Effects of Low Level Carbon Monoxide (CO) on Tracking and Monitoring. An Attempt to Replicate the Findings of Putz et al. (1976) Protocol 2.
Final rept. 1983-1984,
ARMY MEDICAL BIOENGINEERING RESEARCH AND DEVELOPMENT LAB FORT DETRICK MD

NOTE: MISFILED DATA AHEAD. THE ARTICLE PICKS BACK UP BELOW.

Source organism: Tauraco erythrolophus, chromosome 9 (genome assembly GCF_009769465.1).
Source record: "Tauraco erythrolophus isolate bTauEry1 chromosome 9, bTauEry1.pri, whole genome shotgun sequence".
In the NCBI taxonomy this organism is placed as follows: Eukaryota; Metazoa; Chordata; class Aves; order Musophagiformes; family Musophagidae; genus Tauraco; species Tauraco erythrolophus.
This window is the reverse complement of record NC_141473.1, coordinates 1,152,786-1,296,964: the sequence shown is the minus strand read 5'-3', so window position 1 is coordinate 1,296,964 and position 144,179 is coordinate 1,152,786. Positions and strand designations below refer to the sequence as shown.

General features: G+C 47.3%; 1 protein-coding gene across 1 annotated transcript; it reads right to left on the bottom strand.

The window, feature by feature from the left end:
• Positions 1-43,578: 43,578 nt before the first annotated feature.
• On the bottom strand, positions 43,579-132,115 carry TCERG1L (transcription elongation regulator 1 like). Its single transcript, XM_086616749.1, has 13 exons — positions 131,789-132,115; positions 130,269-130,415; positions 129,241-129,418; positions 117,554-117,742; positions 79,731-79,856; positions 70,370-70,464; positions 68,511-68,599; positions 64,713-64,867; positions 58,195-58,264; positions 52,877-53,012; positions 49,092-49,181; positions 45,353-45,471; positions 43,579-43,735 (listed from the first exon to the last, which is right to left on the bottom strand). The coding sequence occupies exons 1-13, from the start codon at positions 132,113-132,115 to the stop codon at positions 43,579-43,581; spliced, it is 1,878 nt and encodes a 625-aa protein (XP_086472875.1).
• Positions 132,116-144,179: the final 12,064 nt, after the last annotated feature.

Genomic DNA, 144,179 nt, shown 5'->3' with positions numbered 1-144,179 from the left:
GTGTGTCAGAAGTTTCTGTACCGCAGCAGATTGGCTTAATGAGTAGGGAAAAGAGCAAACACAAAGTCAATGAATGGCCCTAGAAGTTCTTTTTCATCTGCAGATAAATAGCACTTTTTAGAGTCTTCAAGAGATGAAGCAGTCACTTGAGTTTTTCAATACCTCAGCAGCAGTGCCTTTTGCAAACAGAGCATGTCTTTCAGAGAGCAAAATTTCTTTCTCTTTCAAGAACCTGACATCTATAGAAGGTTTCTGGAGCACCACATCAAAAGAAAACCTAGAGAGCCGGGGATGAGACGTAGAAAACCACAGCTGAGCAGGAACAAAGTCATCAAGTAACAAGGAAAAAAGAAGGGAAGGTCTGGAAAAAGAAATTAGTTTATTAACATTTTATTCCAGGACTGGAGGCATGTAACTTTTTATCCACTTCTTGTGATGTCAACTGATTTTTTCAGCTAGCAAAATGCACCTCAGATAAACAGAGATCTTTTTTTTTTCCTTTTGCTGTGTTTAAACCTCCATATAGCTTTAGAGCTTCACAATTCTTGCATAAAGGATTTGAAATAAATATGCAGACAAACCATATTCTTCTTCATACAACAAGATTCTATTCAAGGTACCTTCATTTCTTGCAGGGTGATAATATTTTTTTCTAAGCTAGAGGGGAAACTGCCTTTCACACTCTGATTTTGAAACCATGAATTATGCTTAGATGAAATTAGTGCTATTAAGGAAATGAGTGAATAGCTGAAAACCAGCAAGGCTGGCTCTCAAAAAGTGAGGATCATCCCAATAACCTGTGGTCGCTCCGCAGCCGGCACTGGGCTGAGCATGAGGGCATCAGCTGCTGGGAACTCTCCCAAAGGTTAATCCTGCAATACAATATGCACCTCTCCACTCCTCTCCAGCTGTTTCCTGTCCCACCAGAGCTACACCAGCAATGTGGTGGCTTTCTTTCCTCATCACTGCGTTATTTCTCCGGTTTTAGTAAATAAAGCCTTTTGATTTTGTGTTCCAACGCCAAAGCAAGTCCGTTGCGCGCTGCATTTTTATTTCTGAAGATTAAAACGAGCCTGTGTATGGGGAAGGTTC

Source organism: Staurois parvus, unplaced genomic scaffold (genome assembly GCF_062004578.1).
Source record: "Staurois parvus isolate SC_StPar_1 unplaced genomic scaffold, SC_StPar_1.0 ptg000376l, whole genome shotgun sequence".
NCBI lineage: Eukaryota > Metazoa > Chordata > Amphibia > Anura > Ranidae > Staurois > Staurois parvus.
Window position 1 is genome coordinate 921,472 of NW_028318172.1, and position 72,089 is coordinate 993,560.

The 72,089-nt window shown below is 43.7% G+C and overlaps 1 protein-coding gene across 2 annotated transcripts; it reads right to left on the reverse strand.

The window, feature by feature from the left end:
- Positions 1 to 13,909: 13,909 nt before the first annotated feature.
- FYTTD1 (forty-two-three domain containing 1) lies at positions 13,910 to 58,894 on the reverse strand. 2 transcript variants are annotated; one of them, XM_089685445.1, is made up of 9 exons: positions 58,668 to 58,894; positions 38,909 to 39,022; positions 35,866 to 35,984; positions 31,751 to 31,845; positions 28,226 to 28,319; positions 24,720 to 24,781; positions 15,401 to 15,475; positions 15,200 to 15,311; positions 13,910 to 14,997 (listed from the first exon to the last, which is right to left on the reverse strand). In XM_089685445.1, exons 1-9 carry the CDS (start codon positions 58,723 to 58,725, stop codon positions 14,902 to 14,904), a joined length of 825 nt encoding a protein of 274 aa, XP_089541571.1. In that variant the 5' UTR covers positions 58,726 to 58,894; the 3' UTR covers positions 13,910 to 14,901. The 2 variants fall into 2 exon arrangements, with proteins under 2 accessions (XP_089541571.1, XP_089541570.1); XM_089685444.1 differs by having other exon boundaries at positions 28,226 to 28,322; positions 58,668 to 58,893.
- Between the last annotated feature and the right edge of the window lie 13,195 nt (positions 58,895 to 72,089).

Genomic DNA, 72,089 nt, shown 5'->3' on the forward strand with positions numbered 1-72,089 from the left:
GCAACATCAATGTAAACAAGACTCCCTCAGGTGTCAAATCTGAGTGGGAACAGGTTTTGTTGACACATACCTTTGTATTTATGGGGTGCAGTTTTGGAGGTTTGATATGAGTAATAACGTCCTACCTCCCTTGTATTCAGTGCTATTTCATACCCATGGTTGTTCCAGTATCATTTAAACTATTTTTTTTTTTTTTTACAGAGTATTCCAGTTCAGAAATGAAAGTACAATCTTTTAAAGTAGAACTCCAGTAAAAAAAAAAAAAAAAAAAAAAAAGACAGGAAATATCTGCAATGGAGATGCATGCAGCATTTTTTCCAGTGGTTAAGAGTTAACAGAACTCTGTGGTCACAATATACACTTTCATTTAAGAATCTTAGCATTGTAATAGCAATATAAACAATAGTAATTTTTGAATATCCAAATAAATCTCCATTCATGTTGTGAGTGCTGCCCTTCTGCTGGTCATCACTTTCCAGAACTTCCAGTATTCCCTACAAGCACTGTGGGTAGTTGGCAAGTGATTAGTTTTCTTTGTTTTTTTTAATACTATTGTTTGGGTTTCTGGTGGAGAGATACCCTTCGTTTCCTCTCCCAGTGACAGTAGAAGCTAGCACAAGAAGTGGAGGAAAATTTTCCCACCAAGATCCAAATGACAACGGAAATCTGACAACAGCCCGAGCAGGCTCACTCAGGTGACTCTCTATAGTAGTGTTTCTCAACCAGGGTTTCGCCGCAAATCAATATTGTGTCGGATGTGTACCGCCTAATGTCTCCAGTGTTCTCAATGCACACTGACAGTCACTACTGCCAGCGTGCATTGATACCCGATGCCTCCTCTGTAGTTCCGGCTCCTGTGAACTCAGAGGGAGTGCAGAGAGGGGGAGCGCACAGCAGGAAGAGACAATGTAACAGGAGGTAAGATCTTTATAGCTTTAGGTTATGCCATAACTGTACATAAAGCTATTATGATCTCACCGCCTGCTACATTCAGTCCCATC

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The present study was an attempt to replicate the experiment and findings of Putz et al. 1976. In the Putz et al. study it was shown that 5 percent COHb resulting from four hours of exposure to 70 ppm CO produced decrements in tracking and monitoring behavior in healthy young men. Intensive effort was made to assure that the Putz et al. procedural and equipment were duplicated. Certain procedural changes were introduced out of necessity or due to lack of exact information. The results of the present study using 22 healthy men did not show a statistically significant effect of CO exposure to 100 ppm for four hours on either tracking or monitoring. In the present study a observed trends were in the same direction as those of Putz et al. b results approached statistical significance criterion and c several inadvertent methodological changes from Putz et al. apparently occurred. Due to these considerations and the findings of Putz et al. 1976 and Putx 1979, it may be tentatively concluded that a tracking may be sensitive to impairment by CO exposure b monitoring does not appear to be affected by CO exposure and c important variables in research on the effects of CO exposure on tracking appear to be the level of subject training and the task difficulty. Originator supplied keywords include Carbon monoxide, CO Tracking, Vigilance, Flash Detection, Human Carboxyhemoglobin.